Thursday, February 16, 2017


Mother Nature

Giacomo Leopardi (1798-1837), "Sopra in basso relievo antico sepocrale," lines 44-64 (tr. Jonathan Galassi):
Nature, mother feared and wept for
since the human family was born,        45
marvel that cannot be praised,
that bears and nurtures only to destroy,
if dying young brings mortals pain,
why let it come down
on these blameless heads?        50
And if good, then why is it unhappy,
why make this leaving inconsolable,
worse than any other woe,
for those who live, as well as those who go?

Unhappy everywhere they look,        55
wretched where they turn or run,
is this feeling race.
You chose that life should disappoint
the hope of youth,
that the wave of years be full of pain,        60
with death our only
shield from suffering;
and this inevitable end, this changeless law,
you established for the human journey.

Madre temuta e pianta
Dal nascer già dell'animal famiglia,        45
Natura, illaudabil maraviglia,
Che per uccider partorisci e nutri,
Se danno è del mortale
Immaturo perir, come il consenti
In quei capi innocenti?        50
Se ben, perchè funesta,
Perchè sovra ogni male,
A chi si parte, a chi rimane in vita,
Inconsolabil fai tal dipartita?

Misera ovunque miri,        55
Misera onde si volga, ove ricorra,
Questa sensibil prole!
Piacqueti che delusa
Fosse ancor dalla vita
La speme giovanil; piena d'affanni        60
L'onda degli anni; ai mali unico schermo
La morte; e questa inevitabil segno,
Questa, immutata legge
Ponesti all'uman corso.
The same (tr. Geoffrey L. Bickersteth):
Mother, bewailed and feared
Since first thy creature-kind was born till now,        45
Nature, uncommendable monster, thou
Who bringest forth and nurturest but to kill,
If evil it be to die
Untimely, wherefore should these innocent
So perish, and thou consent?        50
If good, why makest thou
So lamentable, why
So far beyond all comfort such a death
Both to the dying and those who still draw breath?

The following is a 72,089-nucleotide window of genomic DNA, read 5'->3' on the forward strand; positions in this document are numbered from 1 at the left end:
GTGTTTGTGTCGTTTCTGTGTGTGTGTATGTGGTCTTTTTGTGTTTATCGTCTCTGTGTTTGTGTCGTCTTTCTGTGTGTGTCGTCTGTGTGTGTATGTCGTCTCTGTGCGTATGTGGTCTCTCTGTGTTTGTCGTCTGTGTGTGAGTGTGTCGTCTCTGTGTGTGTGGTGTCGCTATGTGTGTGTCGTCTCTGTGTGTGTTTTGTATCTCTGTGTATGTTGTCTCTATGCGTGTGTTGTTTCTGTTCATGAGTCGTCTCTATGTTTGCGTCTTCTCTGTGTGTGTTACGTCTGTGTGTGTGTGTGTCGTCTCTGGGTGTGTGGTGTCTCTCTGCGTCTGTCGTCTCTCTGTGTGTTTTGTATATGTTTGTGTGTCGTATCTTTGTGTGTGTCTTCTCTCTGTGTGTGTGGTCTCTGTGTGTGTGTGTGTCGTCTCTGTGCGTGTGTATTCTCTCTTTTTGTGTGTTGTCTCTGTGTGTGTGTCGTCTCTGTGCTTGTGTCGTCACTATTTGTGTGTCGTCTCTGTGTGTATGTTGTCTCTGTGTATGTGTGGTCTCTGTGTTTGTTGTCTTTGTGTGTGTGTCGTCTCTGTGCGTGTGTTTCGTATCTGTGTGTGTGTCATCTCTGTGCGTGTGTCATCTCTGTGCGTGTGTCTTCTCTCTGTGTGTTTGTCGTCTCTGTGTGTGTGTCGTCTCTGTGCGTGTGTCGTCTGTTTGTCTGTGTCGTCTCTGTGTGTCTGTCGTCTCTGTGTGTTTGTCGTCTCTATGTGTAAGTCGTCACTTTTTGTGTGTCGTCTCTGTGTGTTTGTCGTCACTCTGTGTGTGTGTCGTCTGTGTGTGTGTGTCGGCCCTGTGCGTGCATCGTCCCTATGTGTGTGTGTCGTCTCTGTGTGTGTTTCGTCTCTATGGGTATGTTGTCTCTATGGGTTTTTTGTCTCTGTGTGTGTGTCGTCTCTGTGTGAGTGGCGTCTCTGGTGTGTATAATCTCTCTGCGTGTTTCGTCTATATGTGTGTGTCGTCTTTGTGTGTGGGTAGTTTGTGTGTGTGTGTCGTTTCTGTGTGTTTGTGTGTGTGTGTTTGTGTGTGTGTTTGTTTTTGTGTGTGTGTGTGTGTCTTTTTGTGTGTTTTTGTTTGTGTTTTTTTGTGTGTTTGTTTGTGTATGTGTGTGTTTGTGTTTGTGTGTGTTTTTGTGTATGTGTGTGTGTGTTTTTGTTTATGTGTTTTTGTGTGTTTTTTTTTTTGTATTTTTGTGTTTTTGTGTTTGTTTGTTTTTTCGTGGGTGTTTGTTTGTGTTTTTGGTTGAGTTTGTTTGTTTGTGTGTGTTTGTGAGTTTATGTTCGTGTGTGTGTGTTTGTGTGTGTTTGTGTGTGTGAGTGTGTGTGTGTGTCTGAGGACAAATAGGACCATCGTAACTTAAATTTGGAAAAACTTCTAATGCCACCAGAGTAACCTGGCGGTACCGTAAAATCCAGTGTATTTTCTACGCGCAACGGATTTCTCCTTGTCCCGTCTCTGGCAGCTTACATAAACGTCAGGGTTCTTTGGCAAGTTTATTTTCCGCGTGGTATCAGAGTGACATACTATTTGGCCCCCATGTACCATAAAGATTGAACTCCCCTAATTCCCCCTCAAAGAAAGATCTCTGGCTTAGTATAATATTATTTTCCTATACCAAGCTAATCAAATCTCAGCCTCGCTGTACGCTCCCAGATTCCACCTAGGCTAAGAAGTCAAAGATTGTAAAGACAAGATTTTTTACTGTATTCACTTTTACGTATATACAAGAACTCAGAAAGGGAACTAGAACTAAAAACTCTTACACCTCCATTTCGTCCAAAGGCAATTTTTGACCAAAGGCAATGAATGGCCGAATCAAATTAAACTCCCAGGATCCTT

Wretched in all its aims,        55
Wretched in all it seeks, in all it shuns,
Is this quick-feeling race!
It pleased thee that the hope
Man cherishes in youth
Should be belied by age; that brimmed with woe        60
His years should flow; from ills his only shield
Be death; ay, this the inevitable end,
This the unchanging law
Imposed on his career.
The same (tr. R.C. Trevelyan):
Mother, feared and bewailed
Since we thy offspring first to life were born,        45
Nature, thou wondrous power whom none can praise,
Who engenderest and nurturest but to kill,
If evil it be for mortals
To die untimely, why on these innocent heads
Suffer this woe to fall?        50
If it be good, why make
This parting such a sorrow,
So unconsolable beyond all evils
To those who depart from life and those who stay?

Wretched where'er it gazes,        55
Wretched where'er it turns or seeks for refuge,
Is man's too sensitive race.
It has pleased thee that youth's
Fond hopes should be deceived
By life's experience; that filled with miseries        60
Our years should flow; our one defence from evils
Should be death: this the inevitable limit,
The unalterable law
Thou hast ordained for man's career.
Id., lines 107-109 (tr. Galassi):
But Nature in her actions is concerned
with something else besides our pain or joy.

                           Ma da natura
Altro negli atti suoi
Che nostro male o nostro ben si cura.
The same (tr. Bickersteth):
                           But for our woe
Or for our weal no care
Hath Nature, bent on ends that none can know.
The same (tr. Trevelyan):
                           But in her works
Nature is ever busied
With cares far other than for our weal or woe.

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